From Anesthesia to Popular Club Drug to Fast-Acting Antidepressant: Ketamine Continues to Impress and Confound Researchers

Ketamine as a Fast-Acting Antidepressant

A novel glutamatergic hypothesis of depression, using a 50-year-old anesthesia medicine, has had a remarkable run as of late. First an anesthetic, then a popular club drug in the 90s known as “Special K” (and currently still popular in Hong Kong as a “Rave Drug”), and now a novel, fast acting antidepressant, ketamine is a N-Methyl D-Aspartame (NMDA) receptor antagonist. Ketamine was FDA-approved in the U.S. as an anesthetic nearly 50 years ago. It is used primarily by anesthesiologists in both hospital and surgical settings. As an N-Methyl D-Aspartame (NMDA) receptor antagonist with dissociative properties, NMDA receptors possess high calcium permeability, which allows ketamine to reach its target quickly. Increasing clinical evidence has shown that a single sub-anesthetic dose (0.5 mg/kg) of IV-infused ketamine exerts impressive antidepressant effects within hours of administration. These effects have stabilized suicidality in severely depressed, treatment-resistant individuals. The effects of low-dose ketamine infusion therapy can last up to seven days, although the dosing and patient characteristics regarding its optimal effectiveness have not been established.

Why Does This Matter?

In my book, “The Good News About Depression: Cures And Treatments In The New Age of Psychiatry”–Revised (1996), I said there was never a better time to be depressed, due in part to recent breakthroughs in understanding of the underlying biology of depression, plus the discovery of novel therapeutics e.g., the SSRIs. Today that book might be called the “Better News About Depression” as a result of the effectiveness of novel treatments such as Transcranial Magnetic Stimulation (TMS) and now ketamine, which has illuminated and broadened our understanding and view of treating depression.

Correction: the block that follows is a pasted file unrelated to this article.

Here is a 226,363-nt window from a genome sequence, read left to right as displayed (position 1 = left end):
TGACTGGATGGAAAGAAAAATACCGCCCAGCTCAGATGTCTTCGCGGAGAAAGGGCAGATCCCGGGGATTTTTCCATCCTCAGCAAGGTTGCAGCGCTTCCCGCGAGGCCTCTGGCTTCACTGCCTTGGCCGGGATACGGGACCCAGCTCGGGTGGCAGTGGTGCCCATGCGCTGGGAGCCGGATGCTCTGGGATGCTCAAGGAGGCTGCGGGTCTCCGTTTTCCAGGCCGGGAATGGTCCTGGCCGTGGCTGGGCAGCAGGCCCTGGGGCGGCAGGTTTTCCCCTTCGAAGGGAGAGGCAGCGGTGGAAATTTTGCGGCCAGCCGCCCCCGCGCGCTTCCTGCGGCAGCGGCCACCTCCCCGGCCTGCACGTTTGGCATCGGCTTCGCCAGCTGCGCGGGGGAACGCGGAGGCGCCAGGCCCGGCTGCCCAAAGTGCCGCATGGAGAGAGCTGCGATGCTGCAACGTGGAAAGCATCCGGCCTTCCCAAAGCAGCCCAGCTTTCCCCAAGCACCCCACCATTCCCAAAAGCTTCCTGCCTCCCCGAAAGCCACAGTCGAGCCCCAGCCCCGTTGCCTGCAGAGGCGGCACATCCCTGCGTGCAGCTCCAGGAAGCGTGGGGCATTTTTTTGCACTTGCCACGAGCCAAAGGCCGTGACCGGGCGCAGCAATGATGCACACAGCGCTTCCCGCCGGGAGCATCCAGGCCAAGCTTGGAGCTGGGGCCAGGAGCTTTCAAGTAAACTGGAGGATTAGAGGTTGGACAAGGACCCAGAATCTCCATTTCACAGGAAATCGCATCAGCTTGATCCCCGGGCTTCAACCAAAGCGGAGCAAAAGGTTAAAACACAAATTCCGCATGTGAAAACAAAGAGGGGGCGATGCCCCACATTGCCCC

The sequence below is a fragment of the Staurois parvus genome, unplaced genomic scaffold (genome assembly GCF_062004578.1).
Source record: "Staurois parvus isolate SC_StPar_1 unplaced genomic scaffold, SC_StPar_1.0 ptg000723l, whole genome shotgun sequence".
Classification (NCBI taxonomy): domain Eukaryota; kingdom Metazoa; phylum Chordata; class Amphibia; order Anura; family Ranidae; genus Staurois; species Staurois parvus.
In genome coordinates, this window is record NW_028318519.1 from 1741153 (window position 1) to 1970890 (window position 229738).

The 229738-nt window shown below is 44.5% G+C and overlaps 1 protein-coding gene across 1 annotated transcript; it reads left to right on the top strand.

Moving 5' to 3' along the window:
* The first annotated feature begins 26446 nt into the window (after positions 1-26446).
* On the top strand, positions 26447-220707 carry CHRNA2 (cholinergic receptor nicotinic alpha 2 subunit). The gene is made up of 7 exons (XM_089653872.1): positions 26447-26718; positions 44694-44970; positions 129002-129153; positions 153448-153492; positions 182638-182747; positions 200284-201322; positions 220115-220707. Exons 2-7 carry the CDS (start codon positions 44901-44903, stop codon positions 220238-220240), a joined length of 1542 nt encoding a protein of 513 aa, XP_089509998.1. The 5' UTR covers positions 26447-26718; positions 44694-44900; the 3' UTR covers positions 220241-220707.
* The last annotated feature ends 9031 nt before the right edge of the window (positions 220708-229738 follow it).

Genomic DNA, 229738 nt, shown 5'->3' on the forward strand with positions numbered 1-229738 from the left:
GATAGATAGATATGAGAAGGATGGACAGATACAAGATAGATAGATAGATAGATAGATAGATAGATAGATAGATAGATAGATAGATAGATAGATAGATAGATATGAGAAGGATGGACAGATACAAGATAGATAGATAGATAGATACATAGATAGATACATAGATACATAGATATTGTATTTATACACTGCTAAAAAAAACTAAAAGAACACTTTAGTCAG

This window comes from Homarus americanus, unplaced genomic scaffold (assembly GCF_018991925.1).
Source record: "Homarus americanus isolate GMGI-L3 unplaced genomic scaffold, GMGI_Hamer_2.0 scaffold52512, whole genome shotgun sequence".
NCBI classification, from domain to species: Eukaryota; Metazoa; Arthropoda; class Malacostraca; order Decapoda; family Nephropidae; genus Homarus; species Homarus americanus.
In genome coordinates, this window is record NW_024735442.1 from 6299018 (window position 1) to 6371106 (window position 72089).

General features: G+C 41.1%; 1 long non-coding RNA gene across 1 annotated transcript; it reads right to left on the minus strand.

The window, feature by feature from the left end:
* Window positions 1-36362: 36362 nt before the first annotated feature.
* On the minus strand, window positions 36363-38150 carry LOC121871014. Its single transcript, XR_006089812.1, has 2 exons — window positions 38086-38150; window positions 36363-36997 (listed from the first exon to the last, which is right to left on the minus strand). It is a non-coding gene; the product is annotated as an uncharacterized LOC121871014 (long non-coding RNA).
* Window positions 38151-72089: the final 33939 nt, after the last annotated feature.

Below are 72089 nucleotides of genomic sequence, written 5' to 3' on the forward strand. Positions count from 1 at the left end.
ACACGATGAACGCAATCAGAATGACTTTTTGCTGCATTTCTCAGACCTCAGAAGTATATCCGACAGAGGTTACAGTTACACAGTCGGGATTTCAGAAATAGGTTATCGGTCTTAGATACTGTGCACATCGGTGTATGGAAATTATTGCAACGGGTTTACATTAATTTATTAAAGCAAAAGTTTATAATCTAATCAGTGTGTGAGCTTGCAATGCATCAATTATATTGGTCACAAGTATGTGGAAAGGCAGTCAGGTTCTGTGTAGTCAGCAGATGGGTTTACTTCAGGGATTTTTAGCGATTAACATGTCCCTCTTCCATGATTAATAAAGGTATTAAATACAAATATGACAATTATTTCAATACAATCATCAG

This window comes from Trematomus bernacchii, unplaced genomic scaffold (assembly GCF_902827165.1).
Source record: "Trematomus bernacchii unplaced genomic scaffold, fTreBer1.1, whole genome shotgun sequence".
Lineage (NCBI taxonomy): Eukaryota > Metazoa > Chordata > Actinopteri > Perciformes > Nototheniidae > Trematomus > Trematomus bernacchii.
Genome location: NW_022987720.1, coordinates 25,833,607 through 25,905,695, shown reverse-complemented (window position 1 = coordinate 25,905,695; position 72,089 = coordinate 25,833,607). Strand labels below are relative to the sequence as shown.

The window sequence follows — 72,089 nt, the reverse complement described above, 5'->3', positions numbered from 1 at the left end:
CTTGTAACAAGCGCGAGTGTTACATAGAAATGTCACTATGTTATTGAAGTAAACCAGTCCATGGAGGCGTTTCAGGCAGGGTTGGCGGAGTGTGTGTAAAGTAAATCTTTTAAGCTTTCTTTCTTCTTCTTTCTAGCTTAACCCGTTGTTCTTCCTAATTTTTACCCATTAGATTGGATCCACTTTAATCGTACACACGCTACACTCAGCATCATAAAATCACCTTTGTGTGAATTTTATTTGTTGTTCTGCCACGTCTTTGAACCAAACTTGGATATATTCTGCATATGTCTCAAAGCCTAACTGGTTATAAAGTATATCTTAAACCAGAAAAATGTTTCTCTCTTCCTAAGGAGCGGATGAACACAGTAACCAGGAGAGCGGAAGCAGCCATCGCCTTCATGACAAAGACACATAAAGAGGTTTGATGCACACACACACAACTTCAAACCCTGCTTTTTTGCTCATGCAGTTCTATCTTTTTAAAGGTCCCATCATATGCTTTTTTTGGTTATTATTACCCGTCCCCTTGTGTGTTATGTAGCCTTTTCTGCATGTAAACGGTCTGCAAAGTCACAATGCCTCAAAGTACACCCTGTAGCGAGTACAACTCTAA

Why Is This Better News?

New clinical and preclinical studies suggest that dysfunction of the glutamatergic system is perhaps more relevant and important than the current catecholamine hypothesis and therapy that targets serotonin, norepinephrine and sometimes dopamine. These medications often take four to six weeks to exert any therapeutic benefit, whereas rapid reductions in depressive symptoms have been observed in response to a single dose of ketamine. This is a vast departure from the SSRIs and SSNRIs that have occupied the mainstream of pharmacological therapy for depression and anxiety disorders for more than 30 years.

Lastly, the mechanism of action of NDMA antagonists are comparatively underexplored but vitally important to our understanding of depression, reversal of suicidality, as well as the debilitating, depressive symptoms induced by abuse of alcohol and other drugs. This review highlights the current evidence supporting the antidepressant effects of ketamine as well as other glutamatergic modulators, such as D-cycloserine, riluzole, CP-101,606, CERC-301 (previously known as MK-0657), basimglurant, JNJ-40411813, dextromethorphan, nitrous oxide, GLYX-13, and esketamine. This all adds up to some very good news for depressed persons and especially those who do not respond to previous SSRI or SSNRI treatments.